Nice Rack

Hey, what else could I call a post about a firewood rack? “How to DIY a Cheap, Easy, and Fast Firewood Rack?”  Nah. Too boring.

Some of you remember “Treemageddon” last spring here, here, and here.  It left us with a surprisingly large amount of free firewood which we burned last winter.

Lots of firewood...no rack

Lots of firewood…no rack

We noticed, however, that the bug population where we kept the wood exploded. This is not comforting when you have a lot of wood siding 4 feet away.  In order to stop the bugs, you only need to get the wood off of the ground.  Hence, the need for a Firewood Rack.  This was surprisingly easy.  Since most wood racks on the market are $100-$300, this is an easy way to save some cash while looking like you know what you’re doing!

Supplies:

(2) Cinder Blocks = $2.76

(2) Landscape Timbers = $7.94

(4) Mini Fence Posts = $12.68

TOTAL = $23.38

Supplies for the Wood Rack

Supplies for the Wood Rack

Step 1:

Determine where you want your rack.  Make sure you don’t have the wood touching anything except the rack or there is a greater risk of bugs eating the wood (or your siding!).  Also make sure it’s not sitting in standing water or that will defeat the purpose of building the rack in the first place!

Step 2:

Place cinder block where you want the rack and slide one end of the landscape timber into the hole of the cinder block.

Landscape Timber in Cinder Block

Landscape Timber in Cinder Block

Step 3:

Do the same thing with the other landscape timber.

Both Landscape Timbers in Cinder Block

Both Landscape Timbers in Cinder Block

Step 4:

Place the other ends of the landscape timbers in the other cinder block (did I mention this was ridiculously easy?).  It helps to have one person making sure you don’t slide the wood out the other end!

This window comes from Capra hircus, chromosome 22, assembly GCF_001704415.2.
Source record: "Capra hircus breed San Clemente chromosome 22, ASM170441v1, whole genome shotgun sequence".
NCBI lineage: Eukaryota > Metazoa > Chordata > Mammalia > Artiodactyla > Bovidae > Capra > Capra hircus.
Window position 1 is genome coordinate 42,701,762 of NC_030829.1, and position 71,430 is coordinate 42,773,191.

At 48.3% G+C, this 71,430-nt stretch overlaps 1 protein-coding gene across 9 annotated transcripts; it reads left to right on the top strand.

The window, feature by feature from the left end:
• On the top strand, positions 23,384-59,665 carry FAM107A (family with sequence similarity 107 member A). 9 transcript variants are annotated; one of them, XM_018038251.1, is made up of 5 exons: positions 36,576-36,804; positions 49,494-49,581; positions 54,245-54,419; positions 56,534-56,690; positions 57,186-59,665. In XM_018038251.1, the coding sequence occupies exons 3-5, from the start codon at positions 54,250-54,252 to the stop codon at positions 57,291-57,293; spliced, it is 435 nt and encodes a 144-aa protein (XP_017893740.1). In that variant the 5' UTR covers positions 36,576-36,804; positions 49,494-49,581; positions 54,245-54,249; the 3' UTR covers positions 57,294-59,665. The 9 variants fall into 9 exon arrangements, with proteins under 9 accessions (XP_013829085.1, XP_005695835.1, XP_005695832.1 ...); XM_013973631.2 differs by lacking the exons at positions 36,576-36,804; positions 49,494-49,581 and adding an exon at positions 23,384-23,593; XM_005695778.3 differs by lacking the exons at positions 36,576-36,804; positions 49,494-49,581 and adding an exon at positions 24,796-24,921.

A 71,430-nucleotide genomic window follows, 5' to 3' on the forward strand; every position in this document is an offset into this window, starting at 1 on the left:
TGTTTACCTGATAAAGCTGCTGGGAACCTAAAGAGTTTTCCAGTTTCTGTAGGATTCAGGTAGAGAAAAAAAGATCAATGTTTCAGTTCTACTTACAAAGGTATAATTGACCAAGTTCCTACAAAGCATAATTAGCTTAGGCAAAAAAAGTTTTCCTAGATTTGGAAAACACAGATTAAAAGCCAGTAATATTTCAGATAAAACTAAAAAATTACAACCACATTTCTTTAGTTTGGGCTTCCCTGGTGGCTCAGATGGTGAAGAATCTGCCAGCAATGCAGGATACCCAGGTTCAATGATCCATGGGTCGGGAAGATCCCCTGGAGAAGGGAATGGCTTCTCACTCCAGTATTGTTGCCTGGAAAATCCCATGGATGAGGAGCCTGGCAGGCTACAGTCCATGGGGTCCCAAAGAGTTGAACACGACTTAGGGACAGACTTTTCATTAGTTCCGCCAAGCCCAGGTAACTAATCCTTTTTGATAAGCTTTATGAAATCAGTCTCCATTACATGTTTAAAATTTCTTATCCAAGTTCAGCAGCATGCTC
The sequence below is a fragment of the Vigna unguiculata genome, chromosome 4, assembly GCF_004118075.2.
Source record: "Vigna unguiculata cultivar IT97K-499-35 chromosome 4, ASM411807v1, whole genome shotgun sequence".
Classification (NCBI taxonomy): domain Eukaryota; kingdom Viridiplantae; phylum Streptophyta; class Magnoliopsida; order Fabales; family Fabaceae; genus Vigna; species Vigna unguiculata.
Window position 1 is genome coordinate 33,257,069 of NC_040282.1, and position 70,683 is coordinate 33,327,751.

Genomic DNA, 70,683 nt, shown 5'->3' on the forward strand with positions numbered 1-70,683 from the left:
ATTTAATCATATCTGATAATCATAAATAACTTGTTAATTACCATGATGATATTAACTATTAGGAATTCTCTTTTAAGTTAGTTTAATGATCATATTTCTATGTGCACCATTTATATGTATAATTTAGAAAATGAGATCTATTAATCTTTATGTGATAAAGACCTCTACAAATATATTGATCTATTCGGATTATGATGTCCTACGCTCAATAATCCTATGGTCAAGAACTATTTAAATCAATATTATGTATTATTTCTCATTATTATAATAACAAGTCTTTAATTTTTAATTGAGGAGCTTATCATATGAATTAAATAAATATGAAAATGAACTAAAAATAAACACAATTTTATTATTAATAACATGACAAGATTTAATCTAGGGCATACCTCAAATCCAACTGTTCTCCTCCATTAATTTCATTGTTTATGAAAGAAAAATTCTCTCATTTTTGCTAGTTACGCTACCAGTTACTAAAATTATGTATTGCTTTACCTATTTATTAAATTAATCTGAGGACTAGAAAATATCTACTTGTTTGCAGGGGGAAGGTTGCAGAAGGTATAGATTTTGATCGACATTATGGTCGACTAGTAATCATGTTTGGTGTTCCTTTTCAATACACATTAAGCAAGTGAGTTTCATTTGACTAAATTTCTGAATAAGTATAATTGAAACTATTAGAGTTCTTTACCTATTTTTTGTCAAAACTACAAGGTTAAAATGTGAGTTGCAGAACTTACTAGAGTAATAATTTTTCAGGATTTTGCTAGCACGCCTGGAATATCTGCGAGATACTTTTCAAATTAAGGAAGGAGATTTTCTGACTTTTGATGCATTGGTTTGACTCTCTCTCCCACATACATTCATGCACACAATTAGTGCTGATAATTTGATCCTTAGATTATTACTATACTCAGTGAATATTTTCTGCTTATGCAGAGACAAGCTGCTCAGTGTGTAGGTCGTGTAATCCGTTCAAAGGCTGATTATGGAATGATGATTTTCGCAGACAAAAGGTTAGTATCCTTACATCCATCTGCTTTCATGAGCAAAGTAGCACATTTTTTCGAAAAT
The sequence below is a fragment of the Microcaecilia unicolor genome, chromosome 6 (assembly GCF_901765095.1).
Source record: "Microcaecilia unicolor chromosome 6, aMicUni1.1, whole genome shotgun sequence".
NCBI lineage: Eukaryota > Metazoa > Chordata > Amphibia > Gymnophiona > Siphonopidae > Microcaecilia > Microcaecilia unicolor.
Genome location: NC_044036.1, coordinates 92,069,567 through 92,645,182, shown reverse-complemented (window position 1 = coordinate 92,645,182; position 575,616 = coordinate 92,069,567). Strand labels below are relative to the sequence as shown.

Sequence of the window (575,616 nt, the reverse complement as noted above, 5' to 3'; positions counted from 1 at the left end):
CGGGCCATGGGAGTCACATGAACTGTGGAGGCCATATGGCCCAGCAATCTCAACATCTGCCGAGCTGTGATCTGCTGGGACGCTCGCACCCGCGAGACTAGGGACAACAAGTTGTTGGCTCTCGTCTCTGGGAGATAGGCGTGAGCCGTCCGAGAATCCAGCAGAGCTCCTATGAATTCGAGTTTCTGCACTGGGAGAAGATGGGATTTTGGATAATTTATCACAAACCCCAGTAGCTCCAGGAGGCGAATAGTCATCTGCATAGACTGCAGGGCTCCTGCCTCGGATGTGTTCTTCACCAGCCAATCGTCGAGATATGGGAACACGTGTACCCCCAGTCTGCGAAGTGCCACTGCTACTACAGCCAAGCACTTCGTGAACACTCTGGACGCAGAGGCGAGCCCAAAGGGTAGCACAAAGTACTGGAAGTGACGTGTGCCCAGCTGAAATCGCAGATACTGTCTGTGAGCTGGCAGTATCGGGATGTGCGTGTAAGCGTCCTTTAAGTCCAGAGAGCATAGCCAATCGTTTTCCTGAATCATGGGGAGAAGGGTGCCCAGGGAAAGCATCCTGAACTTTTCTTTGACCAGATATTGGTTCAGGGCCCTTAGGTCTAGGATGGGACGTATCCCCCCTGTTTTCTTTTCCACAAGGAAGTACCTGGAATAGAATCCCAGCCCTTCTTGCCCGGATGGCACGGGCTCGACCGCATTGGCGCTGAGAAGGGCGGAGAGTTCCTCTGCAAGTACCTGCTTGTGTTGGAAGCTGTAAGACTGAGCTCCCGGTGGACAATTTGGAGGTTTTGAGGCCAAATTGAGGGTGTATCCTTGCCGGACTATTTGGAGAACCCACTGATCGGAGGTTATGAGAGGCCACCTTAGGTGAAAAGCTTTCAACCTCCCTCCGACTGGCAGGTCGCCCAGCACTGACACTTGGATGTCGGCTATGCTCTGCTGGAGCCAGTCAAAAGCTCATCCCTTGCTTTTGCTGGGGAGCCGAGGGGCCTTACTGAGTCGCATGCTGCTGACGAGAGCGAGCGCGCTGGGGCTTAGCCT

Base of the DIY Wood Rack

Base of the DIY Wood Rack

Step 5:

Hammer in a green fence post so it blocks the hole of the cinder block using a 3 lb sledgehammer if you have one…a regular hammer works but it’ll take a while.  This prevents the landscape timbers from ever sliding out and gives you something to stack your firewood against.

A 3 lb Sledge Hammer makes quick work of the fence post

A 3 lb Sledge Hammer makes quick work of the fence post

Step 6:

Repeat 3 more times on the outside of every cinder block hole.

Notice how the landscape timbers can't slide out

Notice how the landscape timbers can’t slide out

Step 7:

Stack the wood on it.  That’s it. You’re done.  It should look somewhat like this:

Cheap DIY Wood Rack

Cheap DIY Wood Rack

 

Affordable DIY Wood Rack with wood on it

Affordable DIY Wood Rack with wood on it

 

Is it pretty? No. Does it work really well? Yep. The whole thing took about 15 minutes and saved us about $100.  Can’t beat that!  Time to go find some firewood!

What do you think?  What happens when you put a lightsaber in water?  When sign makers go on strike, is anything written on their signs? Why are there interstate highways in Hawaii? If a bee is allergic to pollen would it get the hives?

3 comments

  1. Jennifer L says:

    I think it looks great, especially once loaded with wood. My only suggestion would be to put on something like rebar impalement safety caps (even though it’s not rebar). If someone hopped your fence, even a thief, they might sue you from getting injured on the exposed poles – not to mention feeling horrible about someone getting injured on your property. Peace of mind. It might even give it a finished look that is more peaceful to the eye.

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